A destination wedding is plagued with secrets in Aurora: A Love Story, the latest film written and directed by Noel Calloway and starring The Best Man: The Final Chapters‘ Tobias Truvillion and Dynasty‘s Wakeema Hollis.

In the exclusive trailer above, a blended family about to be joined by marriage starts uncovering some issues that test the love between the bride and groom. According to the official description:

We all have secrets and this complex, whirlwind love story, “AURORA” is no different. Kenny Gaines (Tobias Truvillion/ “The Best Man: Final Chapters”) and Giselle Xavier (Wakeema Hollis/ “Dynasty”) are set to marry on a beautiful beach in Puerto Rico in front of their closest friends and family. When Giselle disappears on the day of the ceremony it sets off a crazy chain of events unearthing secrets, lies and betrayal that threaten to destroy the fairytale love story. ‘Aurora: A Love Story’ asks the question: how far would you go and how much would you forgive for love.

The film also stars Marc John Jeffries, Ambre Anderson, and Julito McCullum. The film is produced by Jay Stern, KO Creative’s Kristi Kilday and Tough Dog Media’s Devon O’Reagan. The film is the first project of a collaboration between Tough Dog and production company Ten Media.

Aurora: A Love Story comes to theaters Jan. 27.

Shadow and Act spoke with Calloway in 2013 when his first film, Life, Love Soul was released. He talked about his journey as a director, something he didn’t know he wanted to be at first.

“Early on I just loved movies…I wanted to write them. I didn’t know I wanted to direct them. I didn’t know that I wanted to produce them. I just wanted to write them originally,” he said. “I had no intention of directing [Life, Love, Soul], but when I started talking to directors about the script no one fully understood the vision. So actually I was pushed into directing the film myself by the producers of the project.”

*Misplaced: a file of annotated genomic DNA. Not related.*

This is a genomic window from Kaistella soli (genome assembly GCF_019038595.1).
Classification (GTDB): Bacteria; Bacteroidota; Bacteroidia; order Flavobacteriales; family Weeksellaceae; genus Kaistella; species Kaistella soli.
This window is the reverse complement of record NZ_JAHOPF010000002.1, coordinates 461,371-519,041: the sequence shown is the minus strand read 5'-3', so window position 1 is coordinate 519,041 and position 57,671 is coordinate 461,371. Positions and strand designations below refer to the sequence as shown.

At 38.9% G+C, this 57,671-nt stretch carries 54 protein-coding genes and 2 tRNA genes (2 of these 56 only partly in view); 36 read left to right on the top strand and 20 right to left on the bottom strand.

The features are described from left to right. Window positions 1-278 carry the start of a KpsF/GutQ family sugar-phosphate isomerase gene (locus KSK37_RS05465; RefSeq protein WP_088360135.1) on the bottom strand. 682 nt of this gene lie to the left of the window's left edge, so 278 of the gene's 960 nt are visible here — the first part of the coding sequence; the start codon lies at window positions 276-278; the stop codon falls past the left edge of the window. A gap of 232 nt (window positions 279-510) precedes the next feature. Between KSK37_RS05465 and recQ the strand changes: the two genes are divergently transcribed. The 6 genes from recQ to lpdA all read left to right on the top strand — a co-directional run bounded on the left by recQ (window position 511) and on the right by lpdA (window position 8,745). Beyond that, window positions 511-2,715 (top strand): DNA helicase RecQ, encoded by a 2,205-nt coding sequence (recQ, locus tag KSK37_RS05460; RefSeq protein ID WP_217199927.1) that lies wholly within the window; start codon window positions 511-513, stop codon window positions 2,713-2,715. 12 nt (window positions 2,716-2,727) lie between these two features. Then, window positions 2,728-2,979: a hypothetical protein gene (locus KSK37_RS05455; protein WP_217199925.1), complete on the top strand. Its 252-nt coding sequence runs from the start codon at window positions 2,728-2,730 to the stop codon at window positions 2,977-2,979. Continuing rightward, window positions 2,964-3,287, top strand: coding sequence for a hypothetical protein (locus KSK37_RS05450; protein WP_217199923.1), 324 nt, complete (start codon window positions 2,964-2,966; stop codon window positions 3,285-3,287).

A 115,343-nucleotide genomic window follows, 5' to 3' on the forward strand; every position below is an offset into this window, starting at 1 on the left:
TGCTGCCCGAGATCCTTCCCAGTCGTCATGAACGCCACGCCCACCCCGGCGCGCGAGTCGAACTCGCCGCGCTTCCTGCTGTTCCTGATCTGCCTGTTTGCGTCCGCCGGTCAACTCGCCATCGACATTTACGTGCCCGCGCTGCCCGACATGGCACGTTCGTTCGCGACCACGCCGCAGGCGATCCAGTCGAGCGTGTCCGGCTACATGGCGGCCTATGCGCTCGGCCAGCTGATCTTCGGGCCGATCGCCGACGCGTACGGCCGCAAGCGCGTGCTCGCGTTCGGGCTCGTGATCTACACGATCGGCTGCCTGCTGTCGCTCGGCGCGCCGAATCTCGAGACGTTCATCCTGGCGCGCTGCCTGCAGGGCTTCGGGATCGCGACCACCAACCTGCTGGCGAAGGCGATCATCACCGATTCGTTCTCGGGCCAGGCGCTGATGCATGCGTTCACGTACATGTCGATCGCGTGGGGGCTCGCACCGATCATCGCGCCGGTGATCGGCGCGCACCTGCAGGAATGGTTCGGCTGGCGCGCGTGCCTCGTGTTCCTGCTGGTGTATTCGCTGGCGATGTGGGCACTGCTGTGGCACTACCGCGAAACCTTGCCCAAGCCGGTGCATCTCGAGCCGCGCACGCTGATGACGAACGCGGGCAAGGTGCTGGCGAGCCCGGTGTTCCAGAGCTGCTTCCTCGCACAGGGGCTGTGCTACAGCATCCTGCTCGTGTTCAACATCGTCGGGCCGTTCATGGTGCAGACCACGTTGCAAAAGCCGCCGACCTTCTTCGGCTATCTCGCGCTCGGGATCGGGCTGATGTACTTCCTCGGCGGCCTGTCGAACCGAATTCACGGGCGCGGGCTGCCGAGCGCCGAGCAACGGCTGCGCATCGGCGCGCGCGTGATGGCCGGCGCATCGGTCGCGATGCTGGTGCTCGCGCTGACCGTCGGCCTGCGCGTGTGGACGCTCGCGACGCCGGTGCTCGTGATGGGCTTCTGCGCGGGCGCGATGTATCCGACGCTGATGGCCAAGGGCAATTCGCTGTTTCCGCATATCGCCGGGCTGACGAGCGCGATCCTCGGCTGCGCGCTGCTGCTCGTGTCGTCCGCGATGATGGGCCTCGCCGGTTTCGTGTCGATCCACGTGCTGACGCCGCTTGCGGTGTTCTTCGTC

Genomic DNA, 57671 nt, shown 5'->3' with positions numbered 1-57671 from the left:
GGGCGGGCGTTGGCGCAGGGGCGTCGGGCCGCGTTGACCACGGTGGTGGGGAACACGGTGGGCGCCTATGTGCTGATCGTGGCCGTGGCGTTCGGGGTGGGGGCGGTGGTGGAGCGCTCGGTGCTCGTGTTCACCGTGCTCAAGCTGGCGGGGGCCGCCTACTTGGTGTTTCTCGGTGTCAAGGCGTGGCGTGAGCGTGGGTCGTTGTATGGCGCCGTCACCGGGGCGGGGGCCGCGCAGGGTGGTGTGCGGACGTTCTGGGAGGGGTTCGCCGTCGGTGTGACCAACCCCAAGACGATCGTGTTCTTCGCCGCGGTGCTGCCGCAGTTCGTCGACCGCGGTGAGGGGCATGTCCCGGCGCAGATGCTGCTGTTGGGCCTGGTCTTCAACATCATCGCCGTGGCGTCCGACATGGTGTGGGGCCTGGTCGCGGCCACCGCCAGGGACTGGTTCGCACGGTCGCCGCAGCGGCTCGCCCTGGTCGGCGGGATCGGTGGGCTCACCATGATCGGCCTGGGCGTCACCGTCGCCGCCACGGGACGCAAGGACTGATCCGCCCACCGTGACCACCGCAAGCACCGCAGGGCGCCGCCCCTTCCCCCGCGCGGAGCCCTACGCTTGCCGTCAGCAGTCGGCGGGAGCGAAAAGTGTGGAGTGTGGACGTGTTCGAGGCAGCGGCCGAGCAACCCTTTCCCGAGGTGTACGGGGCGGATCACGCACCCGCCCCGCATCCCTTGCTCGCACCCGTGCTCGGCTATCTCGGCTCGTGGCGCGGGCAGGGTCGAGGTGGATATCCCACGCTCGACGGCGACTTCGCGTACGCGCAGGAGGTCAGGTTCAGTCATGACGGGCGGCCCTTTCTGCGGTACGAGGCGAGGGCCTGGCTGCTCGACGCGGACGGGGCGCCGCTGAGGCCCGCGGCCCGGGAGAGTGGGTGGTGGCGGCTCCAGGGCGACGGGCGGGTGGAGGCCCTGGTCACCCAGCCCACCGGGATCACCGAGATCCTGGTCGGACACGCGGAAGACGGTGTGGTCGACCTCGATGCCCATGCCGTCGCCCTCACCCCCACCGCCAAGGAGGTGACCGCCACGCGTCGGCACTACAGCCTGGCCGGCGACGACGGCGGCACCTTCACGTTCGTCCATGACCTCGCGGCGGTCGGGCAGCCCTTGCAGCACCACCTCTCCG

“At first I was like ‘Wait I don’t really know how to do that.’ But they would hear what I was saying to the other directors we were interviewing and they said, ‘No you need to direct this because you have a very clear vision of what you want this film to be and that is what directing is.’ although I had go to school for it and sort of learn the technical side,” he continued. “And for a young man growing up in Harlem, I’ve never known a movie director before. The first set I was ever on was as the director of my film. I didn’t know until then that I had this skill set and the acumen to do it. But midway through the first day of shooting, as I was interacting with the cast, I felt very very comfortable. That I can convey a message to the cast, the crew everyone, and to translate your vision to the screen, and I think that I’ve really found my sweet spot.”